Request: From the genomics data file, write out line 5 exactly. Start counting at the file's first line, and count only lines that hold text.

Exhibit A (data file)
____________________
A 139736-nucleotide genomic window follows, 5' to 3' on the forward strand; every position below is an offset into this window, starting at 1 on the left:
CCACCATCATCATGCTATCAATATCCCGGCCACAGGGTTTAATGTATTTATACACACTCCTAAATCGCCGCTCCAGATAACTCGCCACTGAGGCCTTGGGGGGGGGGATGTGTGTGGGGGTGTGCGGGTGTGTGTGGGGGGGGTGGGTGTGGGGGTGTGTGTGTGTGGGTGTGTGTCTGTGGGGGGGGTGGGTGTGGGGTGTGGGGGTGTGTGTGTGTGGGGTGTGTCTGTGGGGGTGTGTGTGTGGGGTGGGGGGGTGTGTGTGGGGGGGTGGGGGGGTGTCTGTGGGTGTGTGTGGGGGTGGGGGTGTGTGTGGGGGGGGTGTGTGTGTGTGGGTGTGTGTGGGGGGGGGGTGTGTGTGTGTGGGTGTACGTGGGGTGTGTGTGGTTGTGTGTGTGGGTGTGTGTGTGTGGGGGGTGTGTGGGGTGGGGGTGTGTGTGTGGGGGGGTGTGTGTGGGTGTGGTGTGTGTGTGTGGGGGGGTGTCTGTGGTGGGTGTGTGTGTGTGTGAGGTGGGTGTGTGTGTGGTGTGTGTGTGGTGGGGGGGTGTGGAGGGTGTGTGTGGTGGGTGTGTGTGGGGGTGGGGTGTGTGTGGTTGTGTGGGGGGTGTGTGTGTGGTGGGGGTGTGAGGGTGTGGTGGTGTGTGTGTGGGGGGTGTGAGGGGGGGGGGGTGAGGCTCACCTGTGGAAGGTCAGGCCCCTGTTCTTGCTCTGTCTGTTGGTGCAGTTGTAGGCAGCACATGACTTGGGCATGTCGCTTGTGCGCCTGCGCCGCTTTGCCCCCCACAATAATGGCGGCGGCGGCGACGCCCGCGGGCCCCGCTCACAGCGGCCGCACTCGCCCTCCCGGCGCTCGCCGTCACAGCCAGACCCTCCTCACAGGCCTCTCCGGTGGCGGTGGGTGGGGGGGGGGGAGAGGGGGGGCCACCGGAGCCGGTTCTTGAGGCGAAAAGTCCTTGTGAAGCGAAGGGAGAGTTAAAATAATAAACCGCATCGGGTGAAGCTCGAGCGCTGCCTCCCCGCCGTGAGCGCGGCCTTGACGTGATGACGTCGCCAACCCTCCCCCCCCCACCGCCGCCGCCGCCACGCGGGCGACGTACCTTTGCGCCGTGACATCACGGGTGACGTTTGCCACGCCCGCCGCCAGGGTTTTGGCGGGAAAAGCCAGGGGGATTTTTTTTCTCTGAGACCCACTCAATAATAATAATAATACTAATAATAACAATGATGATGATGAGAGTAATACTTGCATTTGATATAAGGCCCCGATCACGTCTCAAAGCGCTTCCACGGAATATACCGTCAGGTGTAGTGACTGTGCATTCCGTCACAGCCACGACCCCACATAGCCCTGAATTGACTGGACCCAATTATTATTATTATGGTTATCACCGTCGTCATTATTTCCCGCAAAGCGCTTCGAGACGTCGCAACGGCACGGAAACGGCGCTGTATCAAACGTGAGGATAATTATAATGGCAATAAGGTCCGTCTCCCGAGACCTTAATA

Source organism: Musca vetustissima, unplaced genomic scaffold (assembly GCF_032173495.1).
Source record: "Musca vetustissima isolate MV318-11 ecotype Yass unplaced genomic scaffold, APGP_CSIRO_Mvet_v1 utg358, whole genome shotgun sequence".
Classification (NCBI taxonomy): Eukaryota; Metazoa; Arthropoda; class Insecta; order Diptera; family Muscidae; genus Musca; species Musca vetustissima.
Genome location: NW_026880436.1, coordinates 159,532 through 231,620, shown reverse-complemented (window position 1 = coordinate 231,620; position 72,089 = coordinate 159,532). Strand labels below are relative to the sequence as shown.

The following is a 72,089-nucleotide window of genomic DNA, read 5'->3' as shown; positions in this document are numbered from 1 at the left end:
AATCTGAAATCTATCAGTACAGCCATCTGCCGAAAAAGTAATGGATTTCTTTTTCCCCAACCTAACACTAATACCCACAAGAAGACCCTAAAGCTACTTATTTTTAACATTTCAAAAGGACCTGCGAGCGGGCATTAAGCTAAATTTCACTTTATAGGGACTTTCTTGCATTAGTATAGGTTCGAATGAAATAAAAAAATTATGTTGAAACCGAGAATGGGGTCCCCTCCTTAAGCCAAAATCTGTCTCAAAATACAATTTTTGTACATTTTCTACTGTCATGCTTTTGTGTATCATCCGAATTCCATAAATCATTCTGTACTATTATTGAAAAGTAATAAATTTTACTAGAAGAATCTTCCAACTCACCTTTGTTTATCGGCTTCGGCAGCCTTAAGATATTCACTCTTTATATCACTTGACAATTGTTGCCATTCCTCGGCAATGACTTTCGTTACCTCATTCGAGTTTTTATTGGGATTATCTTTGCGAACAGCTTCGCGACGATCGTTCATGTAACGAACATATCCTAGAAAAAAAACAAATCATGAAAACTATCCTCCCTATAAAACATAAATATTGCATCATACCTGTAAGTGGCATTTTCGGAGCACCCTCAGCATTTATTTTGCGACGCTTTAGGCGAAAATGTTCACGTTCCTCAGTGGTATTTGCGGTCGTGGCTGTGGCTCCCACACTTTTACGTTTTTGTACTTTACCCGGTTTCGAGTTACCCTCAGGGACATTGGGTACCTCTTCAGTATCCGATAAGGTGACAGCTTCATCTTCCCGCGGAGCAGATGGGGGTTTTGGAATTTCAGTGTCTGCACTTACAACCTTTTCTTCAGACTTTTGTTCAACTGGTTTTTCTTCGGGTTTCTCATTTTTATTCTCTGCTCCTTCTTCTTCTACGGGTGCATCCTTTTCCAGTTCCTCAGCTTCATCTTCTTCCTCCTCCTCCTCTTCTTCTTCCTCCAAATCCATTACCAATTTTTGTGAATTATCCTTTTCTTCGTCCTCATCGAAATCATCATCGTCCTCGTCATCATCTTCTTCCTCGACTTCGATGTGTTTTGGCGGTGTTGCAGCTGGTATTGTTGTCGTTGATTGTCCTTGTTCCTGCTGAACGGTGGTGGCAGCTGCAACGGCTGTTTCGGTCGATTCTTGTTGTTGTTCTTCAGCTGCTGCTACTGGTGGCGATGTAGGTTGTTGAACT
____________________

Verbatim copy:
Classification (NCBI taxonomy): Eukaryota; Metazoa; Arthropoda; class Insecta; order Diptera; family Muscidae; genus Musca; species Musca vetustissima.